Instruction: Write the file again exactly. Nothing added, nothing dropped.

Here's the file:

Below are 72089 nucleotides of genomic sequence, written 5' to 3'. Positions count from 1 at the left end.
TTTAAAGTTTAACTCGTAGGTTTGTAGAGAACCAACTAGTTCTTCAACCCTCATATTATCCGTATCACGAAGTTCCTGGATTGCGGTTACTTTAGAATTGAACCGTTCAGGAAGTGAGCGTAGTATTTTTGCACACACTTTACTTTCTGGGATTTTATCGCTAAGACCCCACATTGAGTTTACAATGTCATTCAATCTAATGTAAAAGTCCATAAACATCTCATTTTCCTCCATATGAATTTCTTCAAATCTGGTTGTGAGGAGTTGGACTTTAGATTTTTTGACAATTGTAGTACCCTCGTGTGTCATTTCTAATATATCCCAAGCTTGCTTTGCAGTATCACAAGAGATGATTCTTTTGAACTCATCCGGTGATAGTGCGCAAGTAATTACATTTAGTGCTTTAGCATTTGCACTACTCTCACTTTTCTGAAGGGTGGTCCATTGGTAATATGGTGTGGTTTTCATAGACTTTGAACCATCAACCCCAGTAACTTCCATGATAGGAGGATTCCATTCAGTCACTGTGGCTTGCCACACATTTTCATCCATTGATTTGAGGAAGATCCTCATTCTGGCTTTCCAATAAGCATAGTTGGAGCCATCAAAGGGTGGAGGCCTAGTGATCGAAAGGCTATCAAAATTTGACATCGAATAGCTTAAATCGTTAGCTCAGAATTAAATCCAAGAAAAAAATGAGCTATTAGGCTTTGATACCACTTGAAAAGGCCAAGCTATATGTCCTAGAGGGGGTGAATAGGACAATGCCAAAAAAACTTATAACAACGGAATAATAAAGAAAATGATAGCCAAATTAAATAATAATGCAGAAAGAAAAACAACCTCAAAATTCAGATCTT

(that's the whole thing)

Below are 72089 nucleotides of genomic sequence, written 5' to 3'. Positions count from 1 at the left end.
TTTAAAGTTTAACTCGTAGGTTTGTAGAGAACCAACTAGTTCTTCAACCCTCATATTATCCGTATCACGAAGTTCCTGGATTGCGGTTACTTTAGAATTGAACCGTTCAGGAAGTGAGCGTAGTATTTTTGCACACACTTTACTTTCTGGGATTTTATCGCTAAGACCCCACATTGAGTTTACAATGTCATTCAATCTAATGTAAAAGTCCATAAACATCTCATTTTCCTCCATATGAATTTCTTCAAATCTGGTTGTGAGGAGTTGGACTTTAGATTTTTTGACAATTGTAGTACCCTCGTGTGTCATTTCTAATATATCCCAAGCTTGCTTTGCAGTATCACAAGAGATGATTCTTTTGAACTCATCCGGTGATAGTGCGCAAGTAATTACATTTAGTGCTTTAGCATTTGCACTACTCTCACTTTTCTGAAGGGTGGTCCATTGGTAATATGGTGTGGTTTTCATAGACTTTGAACCATCAACCCCAGTAACTTCCATGATAGGAGGATTCCATTCAGTCACTGTGGCTTGCCACACATTTTCATCCATTGATTTGAGGAAGATCCTCATTCTGGCTTTCCAATAAGCATAGTTGGAGCCATCAAAGGGTGGAGGCCTAGTGATCGAAAGGCTATCAAAATTTGACATCGAATAGCTTAAATCGTTAGCTCAGAATTAAATCCAAGAAAAAAATGAGCTATTAGGCTTTGATACCACTTGAAAAGGCCAAGCTATATGTCCTAGAGGGGGTGAATAGGACAATGCCAAAAAAACTTATAACAACGGAATAATAAAGAAAATGATAGCCAAATTAAATAATAATGCAGAAAGAAAAACAACCTCAAAATTCAGATCTT